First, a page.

These days pretty much everyone knows that mass and energy are two sides of the same coin, as discovered by Einstein. In fact this is so well known that the average man on the street – knowing nothing at all of physics – would still recognize the expression even if he didn’t know what it meant or how to use it:

E is energy, m is mass, c is the speed of light. As with all such formulas, you need to have properly matching units. You can’t just use mass in pounds, e in British thermal units, and speed in furlongs per fortnight. But any properly consistent set of units will work; for macroscopic purposes we usually use joules, kilograms, and meters per second.

Since the speed of light c = 299,792,458 m/s, the speed of light squared is about 8.99×10^{16} m^2/s^2. As such one kilogram of mass is the equivalent of a ridiculously huge amount of energy, as we see in nuclear reactors and weapons. It’s a little less commonly understood that this isn’t just true for nuclear reactions, it’s true for everything. Burn some logs in your fireplace and the total mass of the wood and oxygen will have been just microscopically higher than the final mass of the combustion products. The remainder has gone into the energy released to warm your house. It’s the very same equation on a much smaller scale.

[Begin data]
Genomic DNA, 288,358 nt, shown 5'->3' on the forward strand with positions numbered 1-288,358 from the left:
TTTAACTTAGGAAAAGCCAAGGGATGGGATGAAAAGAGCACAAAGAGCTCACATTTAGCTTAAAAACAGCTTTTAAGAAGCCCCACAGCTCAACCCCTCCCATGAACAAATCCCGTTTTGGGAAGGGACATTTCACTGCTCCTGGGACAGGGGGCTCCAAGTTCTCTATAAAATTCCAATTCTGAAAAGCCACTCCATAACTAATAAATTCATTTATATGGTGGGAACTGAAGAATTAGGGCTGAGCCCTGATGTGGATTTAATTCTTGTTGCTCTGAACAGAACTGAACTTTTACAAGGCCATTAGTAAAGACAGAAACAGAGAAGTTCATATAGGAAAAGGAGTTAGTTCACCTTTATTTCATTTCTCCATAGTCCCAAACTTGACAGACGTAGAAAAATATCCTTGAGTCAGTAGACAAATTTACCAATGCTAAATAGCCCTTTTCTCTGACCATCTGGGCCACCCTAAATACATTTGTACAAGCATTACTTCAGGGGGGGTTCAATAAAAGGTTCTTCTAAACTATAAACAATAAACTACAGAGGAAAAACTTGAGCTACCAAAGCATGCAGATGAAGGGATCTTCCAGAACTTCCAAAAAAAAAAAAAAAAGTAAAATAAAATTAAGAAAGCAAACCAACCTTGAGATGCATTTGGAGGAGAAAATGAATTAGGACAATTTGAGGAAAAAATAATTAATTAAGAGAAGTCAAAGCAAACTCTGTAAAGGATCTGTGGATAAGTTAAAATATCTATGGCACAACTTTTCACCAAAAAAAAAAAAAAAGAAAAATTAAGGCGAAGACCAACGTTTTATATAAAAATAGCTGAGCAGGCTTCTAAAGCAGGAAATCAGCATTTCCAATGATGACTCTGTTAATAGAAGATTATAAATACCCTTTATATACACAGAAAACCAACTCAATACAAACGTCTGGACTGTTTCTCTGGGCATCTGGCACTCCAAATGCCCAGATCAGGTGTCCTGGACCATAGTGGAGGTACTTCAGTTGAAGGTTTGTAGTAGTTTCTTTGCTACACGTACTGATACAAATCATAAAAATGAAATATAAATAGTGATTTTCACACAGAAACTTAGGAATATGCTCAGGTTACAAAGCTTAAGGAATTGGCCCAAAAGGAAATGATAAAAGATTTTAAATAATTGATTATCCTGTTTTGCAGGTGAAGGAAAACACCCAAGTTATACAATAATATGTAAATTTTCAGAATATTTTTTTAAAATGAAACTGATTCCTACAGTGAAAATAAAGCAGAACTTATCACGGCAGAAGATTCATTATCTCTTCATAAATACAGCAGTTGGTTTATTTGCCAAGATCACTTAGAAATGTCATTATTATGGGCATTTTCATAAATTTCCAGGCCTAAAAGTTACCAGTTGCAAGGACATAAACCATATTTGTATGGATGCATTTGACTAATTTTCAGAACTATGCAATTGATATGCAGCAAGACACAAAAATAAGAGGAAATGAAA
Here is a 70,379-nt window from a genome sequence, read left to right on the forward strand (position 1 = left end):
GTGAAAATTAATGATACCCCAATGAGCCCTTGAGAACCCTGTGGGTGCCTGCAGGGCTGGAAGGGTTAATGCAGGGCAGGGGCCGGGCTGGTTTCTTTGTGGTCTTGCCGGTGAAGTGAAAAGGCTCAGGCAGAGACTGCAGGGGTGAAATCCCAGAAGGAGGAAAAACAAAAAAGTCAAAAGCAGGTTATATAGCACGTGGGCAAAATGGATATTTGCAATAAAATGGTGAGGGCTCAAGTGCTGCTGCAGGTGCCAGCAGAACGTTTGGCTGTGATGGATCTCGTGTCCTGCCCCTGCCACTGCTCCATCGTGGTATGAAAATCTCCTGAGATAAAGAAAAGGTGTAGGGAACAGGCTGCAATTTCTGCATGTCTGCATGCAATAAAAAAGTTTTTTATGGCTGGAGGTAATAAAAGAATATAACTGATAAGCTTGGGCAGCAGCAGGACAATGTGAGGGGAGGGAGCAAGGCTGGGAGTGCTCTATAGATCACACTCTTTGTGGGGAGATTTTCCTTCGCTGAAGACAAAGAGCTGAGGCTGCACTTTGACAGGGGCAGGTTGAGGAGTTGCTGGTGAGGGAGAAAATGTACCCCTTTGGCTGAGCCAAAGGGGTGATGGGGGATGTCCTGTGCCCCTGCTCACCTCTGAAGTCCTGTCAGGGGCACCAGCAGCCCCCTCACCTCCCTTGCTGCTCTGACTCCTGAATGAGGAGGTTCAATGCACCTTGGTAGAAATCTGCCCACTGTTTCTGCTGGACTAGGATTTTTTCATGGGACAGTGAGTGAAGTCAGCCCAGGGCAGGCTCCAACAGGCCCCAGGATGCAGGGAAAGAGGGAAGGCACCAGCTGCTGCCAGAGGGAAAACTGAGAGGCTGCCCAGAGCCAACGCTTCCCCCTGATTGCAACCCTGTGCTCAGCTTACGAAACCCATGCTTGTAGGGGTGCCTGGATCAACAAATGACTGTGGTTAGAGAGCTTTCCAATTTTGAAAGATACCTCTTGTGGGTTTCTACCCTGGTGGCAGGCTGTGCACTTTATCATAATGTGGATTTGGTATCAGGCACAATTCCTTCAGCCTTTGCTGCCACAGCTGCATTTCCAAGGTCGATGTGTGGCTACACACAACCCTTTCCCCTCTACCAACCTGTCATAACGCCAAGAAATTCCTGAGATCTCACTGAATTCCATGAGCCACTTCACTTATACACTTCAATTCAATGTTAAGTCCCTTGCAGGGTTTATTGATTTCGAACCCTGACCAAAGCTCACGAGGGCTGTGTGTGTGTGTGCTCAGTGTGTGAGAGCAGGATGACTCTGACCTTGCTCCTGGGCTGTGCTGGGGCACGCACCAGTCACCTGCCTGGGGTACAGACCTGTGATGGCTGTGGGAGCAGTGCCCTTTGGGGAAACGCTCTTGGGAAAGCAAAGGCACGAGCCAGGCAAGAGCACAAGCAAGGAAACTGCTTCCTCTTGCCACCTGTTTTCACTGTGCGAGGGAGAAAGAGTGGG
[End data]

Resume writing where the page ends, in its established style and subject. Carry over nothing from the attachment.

To get a specific number for this, we need to know how much energy is released by wood. Some googling seems to indicate a figure around 15 million joules per kilogram, so if we assume the burning of 10 kilograms of wood, we get 150 million joules total. Divide that by the speed of light squared and you’ll get a mass of about 1.7 micrograms. Very tiny, much smaller than your average sand grain.

In fact the total solar power output absorbed by the earth is about 1.8 ^{17} watts. Over the course of a year, this comes out to a staggering 5.68^{24} joules. It’s a huge amount of energy, which you might expect since it’s responsible for warming the earth, driving the weather, and powering essentially the entire biosphere. Dividing that by c^2 and you’ll see that a total of about 63 million kilograms of solar mass is converted into sunlight each year in order to illuminate the earth. It sounds like a lot, but the same mass of water would fit in a cube 40 meters on a side.

The sun is quite a bit bigger than that, and though it doesn’t come close to achieving perfect conversion efficiency, it probably won’t be running out of nuclear fuel any time soon.